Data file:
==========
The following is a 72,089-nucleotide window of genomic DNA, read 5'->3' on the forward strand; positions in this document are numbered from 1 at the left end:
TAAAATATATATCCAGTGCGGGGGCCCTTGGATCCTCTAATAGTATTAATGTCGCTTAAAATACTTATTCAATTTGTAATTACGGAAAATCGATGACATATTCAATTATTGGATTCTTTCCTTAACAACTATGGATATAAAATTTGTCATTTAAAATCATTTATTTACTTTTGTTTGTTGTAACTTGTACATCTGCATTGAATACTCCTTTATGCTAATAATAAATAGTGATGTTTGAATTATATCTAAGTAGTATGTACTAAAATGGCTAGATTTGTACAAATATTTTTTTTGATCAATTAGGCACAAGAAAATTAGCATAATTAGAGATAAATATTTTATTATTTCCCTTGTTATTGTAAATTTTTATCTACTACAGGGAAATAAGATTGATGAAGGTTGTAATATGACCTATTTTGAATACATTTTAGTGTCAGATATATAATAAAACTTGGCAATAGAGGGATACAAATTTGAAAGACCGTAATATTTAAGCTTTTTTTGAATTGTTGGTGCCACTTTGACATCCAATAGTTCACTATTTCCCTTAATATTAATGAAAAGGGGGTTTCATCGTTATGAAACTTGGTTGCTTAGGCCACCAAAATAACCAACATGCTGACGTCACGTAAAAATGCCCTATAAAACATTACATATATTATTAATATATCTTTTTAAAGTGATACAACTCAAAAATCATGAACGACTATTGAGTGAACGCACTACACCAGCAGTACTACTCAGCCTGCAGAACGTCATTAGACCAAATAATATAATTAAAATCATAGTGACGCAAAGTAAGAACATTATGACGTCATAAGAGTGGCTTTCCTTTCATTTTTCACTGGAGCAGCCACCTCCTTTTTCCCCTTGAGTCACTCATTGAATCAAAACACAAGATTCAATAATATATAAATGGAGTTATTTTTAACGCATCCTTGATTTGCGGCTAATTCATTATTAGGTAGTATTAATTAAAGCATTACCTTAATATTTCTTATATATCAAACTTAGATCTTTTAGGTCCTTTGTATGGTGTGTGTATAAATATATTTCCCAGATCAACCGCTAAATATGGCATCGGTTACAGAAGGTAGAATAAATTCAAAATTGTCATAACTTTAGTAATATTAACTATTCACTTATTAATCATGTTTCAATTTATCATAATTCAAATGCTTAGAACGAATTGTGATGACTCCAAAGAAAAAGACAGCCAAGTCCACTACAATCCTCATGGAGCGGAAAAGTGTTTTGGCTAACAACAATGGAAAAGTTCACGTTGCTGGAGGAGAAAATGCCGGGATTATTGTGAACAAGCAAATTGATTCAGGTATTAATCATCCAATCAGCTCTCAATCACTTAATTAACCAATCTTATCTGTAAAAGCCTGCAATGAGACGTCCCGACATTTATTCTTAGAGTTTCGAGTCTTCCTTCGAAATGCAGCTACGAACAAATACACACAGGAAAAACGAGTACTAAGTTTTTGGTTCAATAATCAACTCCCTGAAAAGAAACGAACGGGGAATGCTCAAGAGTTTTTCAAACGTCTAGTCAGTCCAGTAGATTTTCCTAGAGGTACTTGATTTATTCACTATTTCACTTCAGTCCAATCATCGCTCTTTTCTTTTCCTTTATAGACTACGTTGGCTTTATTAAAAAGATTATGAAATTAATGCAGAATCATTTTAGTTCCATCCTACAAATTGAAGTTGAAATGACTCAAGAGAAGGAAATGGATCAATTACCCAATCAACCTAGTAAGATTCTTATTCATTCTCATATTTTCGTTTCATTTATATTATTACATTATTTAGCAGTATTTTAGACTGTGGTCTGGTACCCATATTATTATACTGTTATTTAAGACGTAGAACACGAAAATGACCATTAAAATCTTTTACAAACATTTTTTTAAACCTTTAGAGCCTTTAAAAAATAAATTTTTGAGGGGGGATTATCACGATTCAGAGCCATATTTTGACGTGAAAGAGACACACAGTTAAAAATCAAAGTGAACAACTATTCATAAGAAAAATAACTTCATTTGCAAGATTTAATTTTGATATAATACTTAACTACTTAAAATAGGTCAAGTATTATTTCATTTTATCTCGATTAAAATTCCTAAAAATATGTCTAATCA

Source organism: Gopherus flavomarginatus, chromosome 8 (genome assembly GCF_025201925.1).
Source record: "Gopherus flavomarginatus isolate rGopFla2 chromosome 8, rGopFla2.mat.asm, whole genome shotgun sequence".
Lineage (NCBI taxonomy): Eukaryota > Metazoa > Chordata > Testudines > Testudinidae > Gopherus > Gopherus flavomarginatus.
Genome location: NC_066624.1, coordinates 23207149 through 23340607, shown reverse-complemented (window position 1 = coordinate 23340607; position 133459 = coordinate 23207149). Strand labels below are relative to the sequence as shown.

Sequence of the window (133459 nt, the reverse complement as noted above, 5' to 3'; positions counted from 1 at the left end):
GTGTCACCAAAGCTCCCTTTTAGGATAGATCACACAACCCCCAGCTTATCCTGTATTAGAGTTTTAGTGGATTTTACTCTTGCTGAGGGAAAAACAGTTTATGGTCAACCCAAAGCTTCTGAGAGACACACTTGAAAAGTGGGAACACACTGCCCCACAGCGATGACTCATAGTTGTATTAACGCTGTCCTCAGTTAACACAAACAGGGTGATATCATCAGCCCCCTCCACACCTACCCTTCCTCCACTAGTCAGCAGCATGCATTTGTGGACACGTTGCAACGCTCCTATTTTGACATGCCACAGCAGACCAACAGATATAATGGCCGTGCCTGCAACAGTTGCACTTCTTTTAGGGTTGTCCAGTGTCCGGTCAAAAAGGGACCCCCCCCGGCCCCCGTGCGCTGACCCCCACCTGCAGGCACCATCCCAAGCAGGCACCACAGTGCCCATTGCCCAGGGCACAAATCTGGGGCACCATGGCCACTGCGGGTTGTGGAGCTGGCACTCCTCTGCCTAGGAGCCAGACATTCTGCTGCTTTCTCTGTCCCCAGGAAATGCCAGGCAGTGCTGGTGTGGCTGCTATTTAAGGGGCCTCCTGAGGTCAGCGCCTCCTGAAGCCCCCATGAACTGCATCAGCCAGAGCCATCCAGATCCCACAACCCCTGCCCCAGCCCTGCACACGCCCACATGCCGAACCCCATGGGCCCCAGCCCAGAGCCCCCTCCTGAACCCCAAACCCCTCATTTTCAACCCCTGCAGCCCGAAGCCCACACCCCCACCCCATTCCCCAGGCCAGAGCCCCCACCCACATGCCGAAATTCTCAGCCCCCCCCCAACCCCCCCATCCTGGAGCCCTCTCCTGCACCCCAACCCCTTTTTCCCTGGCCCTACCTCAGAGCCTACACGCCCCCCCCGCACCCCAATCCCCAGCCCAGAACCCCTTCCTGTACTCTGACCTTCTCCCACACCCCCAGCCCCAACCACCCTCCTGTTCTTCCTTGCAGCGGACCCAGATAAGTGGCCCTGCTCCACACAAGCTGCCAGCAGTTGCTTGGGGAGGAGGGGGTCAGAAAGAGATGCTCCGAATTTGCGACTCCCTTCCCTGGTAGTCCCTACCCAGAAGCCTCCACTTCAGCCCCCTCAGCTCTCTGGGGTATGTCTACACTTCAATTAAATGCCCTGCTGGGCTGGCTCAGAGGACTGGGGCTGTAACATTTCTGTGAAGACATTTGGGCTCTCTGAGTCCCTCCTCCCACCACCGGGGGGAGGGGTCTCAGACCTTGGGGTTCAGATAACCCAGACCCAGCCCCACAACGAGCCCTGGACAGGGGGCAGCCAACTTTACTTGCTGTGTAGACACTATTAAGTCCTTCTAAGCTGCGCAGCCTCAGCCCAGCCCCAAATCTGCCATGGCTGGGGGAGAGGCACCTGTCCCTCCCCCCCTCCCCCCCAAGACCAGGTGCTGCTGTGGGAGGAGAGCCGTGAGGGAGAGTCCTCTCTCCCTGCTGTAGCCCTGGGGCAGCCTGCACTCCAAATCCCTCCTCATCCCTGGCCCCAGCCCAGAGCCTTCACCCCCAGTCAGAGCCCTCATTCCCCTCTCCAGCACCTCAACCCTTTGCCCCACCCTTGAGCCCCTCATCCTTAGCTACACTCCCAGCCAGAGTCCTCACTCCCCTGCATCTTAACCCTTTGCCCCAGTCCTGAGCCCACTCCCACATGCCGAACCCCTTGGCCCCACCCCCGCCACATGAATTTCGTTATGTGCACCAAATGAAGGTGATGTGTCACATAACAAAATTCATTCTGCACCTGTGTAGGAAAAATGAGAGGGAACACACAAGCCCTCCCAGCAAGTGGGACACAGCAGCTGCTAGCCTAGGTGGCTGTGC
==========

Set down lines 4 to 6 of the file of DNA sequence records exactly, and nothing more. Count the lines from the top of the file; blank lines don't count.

Source record: "Gopherus flavomarginatus isolate rGopFla2 chromosome 8, rGopFla2.mat.asm, whole genome shotgun sequence".
Lineage (NCBI taxonomy): Eukaryota > Metazoa > Chordata > Testudines > Testudinidae > Gopherus > Gopherus flavomarginatus.
Genome location: NC_066624.1, coordinates 23207149 through 23340607, shown reverse-complemented (window position 1 = coordinate 23340607; position 133459 = coordinate 23207149). Strand labels below are relative to the sequence as shown.